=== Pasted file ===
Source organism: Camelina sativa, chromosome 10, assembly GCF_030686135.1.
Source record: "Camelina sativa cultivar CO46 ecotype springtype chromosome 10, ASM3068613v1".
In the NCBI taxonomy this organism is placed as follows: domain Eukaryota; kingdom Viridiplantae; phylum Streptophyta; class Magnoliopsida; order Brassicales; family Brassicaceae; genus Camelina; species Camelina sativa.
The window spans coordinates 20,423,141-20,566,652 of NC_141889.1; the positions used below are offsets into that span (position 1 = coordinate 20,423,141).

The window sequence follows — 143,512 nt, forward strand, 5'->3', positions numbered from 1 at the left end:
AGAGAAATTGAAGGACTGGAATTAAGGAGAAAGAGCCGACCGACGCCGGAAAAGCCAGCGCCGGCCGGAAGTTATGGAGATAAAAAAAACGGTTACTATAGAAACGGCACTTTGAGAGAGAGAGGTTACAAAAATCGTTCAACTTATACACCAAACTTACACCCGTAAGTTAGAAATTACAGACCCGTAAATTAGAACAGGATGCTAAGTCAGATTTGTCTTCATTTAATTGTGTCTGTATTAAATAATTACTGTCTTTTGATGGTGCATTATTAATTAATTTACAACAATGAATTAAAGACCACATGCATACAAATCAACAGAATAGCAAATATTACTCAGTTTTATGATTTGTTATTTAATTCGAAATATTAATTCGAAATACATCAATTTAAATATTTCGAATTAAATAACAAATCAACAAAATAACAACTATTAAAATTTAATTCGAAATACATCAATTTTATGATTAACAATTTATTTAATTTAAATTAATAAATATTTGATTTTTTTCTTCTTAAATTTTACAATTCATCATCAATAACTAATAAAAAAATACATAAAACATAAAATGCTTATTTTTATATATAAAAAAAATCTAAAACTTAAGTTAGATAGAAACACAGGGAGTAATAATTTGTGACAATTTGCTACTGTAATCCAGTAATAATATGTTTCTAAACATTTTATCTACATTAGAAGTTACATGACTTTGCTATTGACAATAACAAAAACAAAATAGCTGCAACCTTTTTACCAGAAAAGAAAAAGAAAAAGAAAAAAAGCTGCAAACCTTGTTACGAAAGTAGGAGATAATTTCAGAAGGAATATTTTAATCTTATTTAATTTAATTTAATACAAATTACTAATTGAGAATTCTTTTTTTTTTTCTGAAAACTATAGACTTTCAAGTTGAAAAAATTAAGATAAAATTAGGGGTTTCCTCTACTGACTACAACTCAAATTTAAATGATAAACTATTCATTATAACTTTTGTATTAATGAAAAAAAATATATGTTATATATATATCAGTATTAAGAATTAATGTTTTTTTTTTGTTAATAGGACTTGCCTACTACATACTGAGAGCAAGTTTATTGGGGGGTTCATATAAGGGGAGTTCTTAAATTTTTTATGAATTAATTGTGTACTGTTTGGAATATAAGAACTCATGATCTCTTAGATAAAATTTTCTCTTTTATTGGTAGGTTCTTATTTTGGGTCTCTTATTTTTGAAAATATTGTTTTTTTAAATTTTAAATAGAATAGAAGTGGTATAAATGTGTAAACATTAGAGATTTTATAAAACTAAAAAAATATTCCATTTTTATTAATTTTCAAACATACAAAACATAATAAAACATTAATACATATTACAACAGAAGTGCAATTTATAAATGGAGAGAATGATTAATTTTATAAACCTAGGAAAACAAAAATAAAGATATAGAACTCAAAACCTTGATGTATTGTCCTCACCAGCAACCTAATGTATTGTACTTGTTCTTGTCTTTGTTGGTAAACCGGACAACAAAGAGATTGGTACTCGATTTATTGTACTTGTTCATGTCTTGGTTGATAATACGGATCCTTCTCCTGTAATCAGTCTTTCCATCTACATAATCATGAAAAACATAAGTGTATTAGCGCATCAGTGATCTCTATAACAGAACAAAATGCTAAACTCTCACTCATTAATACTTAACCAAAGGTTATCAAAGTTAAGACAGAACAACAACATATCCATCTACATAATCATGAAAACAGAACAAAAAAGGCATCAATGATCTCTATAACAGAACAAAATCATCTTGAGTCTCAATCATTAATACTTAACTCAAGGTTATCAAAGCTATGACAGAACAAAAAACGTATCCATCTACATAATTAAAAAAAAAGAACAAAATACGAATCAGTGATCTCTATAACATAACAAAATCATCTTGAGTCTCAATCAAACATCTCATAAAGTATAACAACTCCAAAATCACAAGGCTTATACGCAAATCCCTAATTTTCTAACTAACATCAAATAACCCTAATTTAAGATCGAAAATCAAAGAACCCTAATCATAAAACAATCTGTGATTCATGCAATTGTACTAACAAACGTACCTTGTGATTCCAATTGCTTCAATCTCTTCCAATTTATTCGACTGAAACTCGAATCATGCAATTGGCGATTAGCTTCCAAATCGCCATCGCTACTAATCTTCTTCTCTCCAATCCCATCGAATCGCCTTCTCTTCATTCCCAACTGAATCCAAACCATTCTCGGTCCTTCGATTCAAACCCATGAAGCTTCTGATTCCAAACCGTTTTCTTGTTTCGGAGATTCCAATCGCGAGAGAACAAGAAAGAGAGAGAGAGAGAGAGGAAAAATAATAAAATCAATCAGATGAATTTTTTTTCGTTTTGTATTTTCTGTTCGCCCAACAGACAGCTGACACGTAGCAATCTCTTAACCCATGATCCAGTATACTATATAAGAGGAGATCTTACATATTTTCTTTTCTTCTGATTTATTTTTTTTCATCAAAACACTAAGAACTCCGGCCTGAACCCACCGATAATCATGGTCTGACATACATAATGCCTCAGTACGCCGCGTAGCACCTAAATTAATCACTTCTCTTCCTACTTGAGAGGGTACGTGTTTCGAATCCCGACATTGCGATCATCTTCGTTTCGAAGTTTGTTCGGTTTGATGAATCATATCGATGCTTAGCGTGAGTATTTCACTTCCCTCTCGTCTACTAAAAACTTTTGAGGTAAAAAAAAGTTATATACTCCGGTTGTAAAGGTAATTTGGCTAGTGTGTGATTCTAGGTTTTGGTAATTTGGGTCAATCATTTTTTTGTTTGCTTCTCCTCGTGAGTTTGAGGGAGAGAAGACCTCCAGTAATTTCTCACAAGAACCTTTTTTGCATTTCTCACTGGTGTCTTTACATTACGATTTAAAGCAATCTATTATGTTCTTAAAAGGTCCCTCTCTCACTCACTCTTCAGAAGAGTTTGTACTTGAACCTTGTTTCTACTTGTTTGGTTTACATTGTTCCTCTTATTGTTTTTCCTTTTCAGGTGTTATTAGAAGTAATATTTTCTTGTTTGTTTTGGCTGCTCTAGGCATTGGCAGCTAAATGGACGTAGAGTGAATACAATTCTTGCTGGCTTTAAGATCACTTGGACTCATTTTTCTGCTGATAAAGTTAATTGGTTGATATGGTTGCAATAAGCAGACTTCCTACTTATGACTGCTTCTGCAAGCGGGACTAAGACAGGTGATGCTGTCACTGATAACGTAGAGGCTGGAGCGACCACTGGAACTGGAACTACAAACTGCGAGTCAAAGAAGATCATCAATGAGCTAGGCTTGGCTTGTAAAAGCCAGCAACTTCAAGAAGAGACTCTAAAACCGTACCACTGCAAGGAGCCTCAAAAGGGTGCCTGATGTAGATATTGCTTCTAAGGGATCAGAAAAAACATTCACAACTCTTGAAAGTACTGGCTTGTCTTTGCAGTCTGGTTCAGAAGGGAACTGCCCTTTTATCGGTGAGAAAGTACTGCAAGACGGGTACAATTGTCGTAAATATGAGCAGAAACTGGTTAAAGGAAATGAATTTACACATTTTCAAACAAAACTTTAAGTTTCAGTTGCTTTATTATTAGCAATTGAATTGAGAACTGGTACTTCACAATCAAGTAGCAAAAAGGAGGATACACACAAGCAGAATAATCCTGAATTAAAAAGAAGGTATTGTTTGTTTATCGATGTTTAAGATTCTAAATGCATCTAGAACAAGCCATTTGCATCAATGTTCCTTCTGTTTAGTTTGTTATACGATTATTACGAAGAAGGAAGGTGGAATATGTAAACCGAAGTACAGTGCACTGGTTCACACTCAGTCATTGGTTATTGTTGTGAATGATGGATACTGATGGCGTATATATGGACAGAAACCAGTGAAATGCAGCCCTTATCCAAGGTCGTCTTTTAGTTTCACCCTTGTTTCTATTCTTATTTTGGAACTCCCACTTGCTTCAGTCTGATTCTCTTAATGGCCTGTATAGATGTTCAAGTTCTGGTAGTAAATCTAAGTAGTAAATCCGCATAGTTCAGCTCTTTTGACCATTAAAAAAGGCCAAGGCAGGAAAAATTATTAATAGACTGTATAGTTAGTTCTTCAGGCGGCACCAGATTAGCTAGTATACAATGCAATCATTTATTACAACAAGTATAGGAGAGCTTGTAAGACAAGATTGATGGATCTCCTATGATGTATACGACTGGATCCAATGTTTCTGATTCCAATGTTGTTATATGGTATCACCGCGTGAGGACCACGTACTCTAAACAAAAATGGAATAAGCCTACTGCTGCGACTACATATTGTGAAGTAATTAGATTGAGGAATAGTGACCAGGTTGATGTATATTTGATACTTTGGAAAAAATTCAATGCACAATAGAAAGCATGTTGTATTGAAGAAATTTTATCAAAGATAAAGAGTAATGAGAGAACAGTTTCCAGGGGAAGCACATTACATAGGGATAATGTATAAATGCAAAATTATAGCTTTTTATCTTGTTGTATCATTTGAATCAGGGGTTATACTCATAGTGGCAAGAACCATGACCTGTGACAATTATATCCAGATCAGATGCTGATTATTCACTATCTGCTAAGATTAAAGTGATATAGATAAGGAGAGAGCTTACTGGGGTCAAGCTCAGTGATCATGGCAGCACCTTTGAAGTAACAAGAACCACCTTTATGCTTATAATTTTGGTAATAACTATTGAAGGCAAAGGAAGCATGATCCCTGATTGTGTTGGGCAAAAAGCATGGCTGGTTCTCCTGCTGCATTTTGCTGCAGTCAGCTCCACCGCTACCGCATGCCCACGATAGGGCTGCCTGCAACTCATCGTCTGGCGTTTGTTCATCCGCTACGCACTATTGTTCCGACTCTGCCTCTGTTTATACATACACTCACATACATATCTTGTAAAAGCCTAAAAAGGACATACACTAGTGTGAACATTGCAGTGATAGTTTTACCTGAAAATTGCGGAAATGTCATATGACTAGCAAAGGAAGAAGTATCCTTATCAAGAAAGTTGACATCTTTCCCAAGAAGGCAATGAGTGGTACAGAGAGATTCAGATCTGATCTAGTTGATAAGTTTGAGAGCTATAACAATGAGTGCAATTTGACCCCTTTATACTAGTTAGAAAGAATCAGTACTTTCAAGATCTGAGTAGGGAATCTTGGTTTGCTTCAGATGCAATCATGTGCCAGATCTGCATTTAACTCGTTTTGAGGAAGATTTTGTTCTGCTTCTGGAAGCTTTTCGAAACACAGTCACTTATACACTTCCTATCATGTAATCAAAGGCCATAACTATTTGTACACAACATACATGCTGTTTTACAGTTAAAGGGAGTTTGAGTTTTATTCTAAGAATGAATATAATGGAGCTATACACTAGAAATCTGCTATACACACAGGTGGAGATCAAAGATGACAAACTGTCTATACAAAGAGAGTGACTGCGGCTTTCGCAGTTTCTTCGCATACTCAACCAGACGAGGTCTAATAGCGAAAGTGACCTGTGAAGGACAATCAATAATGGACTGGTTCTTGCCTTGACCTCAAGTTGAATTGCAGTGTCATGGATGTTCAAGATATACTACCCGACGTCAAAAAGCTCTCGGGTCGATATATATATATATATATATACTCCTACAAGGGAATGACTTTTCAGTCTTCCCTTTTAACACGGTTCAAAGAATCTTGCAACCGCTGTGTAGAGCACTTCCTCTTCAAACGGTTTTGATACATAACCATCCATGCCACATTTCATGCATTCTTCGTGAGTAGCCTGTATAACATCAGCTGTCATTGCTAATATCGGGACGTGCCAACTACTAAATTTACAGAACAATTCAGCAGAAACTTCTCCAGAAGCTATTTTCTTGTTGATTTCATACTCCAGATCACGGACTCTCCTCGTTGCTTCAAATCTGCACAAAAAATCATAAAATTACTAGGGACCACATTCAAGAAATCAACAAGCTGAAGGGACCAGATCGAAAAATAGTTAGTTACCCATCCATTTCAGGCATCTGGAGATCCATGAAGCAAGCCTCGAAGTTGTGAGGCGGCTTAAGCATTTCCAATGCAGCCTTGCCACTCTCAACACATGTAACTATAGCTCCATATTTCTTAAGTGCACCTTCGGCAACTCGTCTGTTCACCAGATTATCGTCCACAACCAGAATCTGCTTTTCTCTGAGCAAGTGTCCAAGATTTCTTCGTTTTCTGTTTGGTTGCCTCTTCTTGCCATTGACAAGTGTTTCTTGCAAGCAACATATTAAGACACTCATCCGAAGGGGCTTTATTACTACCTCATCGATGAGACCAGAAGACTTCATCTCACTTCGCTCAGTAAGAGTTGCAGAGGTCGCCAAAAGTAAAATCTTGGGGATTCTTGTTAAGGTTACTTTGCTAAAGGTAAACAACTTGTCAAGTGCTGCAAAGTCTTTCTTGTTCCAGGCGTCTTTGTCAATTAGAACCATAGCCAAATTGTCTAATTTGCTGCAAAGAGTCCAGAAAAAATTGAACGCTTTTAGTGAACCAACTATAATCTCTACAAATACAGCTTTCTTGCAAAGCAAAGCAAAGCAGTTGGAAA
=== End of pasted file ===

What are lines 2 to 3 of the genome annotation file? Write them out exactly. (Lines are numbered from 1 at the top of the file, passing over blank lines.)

Source record: "Camelina sativa cultivar CO46 ecotype springtype chromosome 10, ASM3068613v1".
In the NCBI taxonomy this organism is placed as follows: domain Eukaryota; kingdom Viridiplantae; phylum Streptophyta; class Magnoliopsida; order Brassicales; family Brassicaceae; genus Camelina; species Camelina sativa.